Cave drawings at Altamira.Museo de Altamira/D. Rodríguez
Researchers have discovered four new sets of cave paintings in Cantabria, northern Spain, the oldest of which was made nearly 30,000 years ago – making it one of the earliest known examples of prehistoric art in the world.
The team from the Museum of Prehistory of Cantabria, led by Spanish prehistorian Roberto Ontañón, used cutting-edge imaging techniques to identify the drawings.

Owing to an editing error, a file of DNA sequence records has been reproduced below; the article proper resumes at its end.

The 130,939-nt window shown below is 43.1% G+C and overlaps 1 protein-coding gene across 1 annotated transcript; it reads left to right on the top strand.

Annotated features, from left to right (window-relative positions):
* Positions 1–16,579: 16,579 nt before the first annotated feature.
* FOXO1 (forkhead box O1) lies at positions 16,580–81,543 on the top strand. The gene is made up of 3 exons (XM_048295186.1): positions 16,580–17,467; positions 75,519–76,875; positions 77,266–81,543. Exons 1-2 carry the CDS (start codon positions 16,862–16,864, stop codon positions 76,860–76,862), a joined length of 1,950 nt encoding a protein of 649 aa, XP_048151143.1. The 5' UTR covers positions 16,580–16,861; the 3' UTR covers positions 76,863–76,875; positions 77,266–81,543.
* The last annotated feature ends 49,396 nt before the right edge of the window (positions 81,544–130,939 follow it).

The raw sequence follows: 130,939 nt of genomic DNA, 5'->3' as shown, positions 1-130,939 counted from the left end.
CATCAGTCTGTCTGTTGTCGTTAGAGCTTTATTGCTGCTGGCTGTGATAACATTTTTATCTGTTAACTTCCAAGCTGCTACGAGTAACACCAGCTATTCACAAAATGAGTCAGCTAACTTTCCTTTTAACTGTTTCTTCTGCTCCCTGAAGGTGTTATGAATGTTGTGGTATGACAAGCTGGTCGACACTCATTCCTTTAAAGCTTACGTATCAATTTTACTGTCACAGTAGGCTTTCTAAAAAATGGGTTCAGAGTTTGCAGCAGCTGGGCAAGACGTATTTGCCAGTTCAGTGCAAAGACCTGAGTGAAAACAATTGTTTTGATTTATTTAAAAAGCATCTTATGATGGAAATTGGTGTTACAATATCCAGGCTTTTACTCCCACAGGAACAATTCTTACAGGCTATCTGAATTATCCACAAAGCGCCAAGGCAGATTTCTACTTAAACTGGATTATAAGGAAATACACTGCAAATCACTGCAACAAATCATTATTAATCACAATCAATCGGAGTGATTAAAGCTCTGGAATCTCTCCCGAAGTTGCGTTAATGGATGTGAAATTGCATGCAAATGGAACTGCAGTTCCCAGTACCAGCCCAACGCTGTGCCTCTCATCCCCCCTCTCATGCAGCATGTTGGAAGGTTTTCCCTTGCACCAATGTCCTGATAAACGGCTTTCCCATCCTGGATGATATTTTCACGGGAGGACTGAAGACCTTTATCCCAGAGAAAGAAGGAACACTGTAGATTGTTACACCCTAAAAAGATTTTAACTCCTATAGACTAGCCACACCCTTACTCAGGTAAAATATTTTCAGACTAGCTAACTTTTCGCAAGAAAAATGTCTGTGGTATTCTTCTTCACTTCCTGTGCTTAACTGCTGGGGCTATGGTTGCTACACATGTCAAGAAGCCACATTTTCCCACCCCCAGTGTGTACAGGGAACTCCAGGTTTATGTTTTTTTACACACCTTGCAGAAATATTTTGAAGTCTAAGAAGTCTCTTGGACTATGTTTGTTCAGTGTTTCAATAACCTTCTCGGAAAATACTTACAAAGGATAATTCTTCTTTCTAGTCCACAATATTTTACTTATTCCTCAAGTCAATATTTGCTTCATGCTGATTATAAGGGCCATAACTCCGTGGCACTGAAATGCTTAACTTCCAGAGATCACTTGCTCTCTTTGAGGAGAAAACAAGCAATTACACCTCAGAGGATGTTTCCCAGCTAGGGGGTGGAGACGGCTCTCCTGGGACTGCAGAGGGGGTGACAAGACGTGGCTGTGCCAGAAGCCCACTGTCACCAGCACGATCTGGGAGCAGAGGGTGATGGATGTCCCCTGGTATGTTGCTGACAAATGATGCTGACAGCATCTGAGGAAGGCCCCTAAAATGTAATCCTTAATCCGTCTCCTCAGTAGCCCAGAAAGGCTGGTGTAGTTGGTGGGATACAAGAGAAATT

Twenty years ago, a speleologist – a scientist who studies caves – had informed archaeologists of the possible existence of ancient paintings in various rock cavities in Cantabria. However, the techniques available at the time were not sufficient to confirm the existence of the art.
The paintings, like much prehistoric artwork, had degraded so much over time that they were difficult to identify with the naked eye. To overcome this, Ontañón and his team used a 3D laser scanning method, which reproduced the artwork on a computer.
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